Buttons to the right of the screen provide direct access to various control and configuration menus, most buttons having dual functions accessed via a Shift key. The majority of menus have two or three pages of sub-functions, but they are laid out clearly and logically. Through these menus the console can be set up to control other machines, receive or generate MIDI, determine word clock sources and rates, allocate the I/O, program the monitoring sources, manage the libraries and automation systems, and control the internal effects processors.

The patchbay screens are intuitive and allow any of the 32 channels to receive any of the sixteen analogue mic/line inputs, four assignable returns, either channel of the two stereo digital inputs, or either channel of the two stereo internal effects processors. In addition, channels 1-24 can also access the multitrack returns (in fixed blocks of eight) from the TDIF, ADAT or option card slots, as appropriate.

To the left of the LCD screen are assignable channel controls which operate on the channel currently selected (either by pressing its Sel button, or by touching its fader). Six buttons set the mix-buss, stereo and direct-output routing, while five more determine which EQ bands are controlled by the encoder knobs just below. These knobs normally adjust EQ gain, frequency and bandwidth (according to the EQ filter mode), while a fourth controls the pan or stereo balance. All four of these knobs can also be assigned to set the aux send levels, or control the gain of each of the four EQ bands simultaneously. All channel facilities, including delay and dynamics, can also be adjusted using the soft knobs and buttons below the screen.

Although there are six auxiliary busses, there are no dedicated physical aux outputs. Instead, each auxiliary must be allocated to a specific destination -- such as the two internal effects processors, the AES-EBU and S/PDIF outputs (in pairs), or any of the four assignable analogue sends. This last option is much like the Omni ou

tputs found on Yamaha's O1V mixer, and in conjunction with the four associated returns, enables external signal processing to be introduced into any desired signal path within the mixer. Processed signals from outboard effects can also be routed back to the desk through either of the two AES-EBU or S/PDIF inputs.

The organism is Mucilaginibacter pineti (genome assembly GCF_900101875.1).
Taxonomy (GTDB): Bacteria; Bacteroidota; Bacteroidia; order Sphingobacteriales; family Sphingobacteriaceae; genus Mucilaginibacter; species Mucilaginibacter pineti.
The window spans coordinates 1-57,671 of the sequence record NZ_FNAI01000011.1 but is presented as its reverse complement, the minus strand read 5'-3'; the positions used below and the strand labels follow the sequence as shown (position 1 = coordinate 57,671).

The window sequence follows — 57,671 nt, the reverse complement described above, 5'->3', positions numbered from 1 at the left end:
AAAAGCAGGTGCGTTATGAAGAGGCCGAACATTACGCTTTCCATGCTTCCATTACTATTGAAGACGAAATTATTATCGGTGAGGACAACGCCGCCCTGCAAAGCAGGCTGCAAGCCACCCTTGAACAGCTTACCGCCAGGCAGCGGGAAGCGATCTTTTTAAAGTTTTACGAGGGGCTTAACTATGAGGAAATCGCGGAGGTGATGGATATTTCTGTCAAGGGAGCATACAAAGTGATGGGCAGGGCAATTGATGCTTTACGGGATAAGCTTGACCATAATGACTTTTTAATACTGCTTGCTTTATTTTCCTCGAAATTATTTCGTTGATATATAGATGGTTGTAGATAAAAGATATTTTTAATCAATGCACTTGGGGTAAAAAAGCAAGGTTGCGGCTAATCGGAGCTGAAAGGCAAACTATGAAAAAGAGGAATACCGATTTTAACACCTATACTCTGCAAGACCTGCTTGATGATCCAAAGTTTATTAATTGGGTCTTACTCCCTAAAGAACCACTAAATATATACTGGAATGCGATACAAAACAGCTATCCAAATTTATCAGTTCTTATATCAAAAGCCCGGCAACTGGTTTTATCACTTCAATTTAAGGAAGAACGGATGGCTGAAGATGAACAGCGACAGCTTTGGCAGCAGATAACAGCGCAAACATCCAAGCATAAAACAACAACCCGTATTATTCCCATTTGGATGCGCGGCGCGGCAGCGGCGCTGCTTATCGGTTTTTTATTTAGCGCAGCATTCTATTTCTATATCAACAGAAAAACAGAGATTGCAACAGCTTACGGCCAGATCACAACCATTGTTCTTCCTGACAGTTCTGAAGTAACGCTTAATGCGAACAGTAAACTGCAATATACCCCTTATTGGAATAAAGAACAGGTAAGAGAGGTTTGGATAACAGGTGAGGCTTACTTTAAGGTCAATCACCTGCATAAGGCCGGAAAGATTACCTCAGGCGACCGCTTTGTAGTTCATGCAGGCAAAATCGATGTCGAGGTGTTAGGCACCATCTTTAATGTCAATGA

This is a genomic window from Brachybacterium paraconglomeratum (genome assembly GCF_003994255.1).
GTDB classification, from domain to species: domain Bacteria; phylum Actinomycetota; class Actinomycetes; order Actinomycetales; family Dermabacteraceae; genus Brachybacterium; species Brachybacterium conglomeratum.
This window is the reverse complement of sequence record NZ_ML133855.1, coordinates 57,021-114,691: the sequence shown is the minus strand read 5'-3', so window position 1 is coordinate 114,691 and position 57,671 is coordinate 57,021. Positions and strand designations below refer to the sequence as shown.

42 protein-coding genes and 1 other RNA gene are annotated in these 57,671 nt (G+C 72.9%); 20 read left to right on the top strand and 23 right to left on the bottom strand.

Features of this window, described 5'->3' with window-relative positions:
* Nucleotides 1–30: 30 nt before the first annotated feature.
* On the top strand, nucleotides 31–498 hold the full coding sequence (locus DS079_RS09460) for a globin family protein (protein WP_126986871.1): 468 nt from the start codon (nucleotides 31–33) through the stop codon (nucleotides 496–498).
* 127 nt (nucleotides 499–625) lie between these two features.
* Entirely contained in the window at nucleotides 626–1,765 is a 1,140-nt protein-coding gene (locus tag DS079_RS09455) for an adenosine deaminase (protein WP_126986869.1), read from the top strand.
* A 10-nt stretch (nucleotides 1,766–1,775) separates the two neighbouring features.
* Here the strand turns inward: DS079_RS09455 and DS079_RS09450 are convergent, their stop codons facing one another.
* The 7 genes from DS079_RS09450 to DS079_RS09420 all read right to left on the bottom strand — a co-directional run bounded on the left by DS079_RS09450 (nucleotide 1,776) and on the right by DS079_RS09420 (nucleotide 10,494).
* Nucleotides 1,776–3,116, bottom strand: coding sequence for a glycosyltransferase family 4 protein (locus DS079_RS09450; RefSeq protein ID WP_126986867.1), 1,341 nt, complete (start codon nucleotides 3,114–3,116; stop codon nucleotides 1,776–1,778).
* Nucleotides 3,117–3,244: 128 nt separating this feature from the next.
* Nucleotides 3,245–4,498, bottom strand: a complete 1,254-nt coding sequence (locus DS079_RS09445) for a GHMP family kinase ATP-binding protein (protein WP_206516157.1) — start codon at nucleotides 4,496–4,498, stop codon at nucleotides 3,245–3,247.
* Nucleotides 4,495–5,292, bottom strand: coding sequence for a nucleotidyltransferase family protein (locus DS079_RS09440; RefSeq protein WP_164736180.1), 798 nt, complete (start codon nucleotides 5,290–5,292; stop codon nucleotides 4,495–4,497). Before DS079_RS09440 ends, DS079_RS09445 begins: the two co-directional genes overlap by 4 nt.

The fader bank switching, remote transport facilities, and automation controls are all located in the bottom right-hand corner at the front of the desk. I often seemed to press the stop or play buttons with my arm when using the cursor buttons or jog wheel, but this was probably because the desk was too high on my desktop, so it may not worry too many end users...

Multitrack Monitoring

Tascam say the desk is optimised for 24-track recording, and it can certainly accommodate the outputs of a 24-track machine. However, because this is not an in-line desk and does not have 24 dedicated monitor returns, the monitoring arrangements are a little unusual.

Most users may well only need to record a few tracks simultaneously, and in these cases the easy solution is to assign the first eight mic/line inputs to channels 25-32 and route them to the multitrack via the eight m

  Running The DM24 At 96kHz  
  Operating the DM24 at high sample rates obviously doubles the DSP workload, and the console's resources are broadly halved as a result. Consequently, at 96kHz sample rates, the DM24 becomes a 16-channel console with 12 channels retaining the ability to accommodate multitrack returns. The complement and functionality of signal processing in each channel remains the same as at standard sample rates.

On the output side, all eight multitrack busses are retained, preserving the ability to create 5.1 surround mixes, but there are only four aux busses. Only one set of stereo digital I/O is available (configurable for either double-speed, single-wire, or half-speed, dual-wire connections), with just two assignable analogue sends/returns, and only the first eight channels are equipped with gates.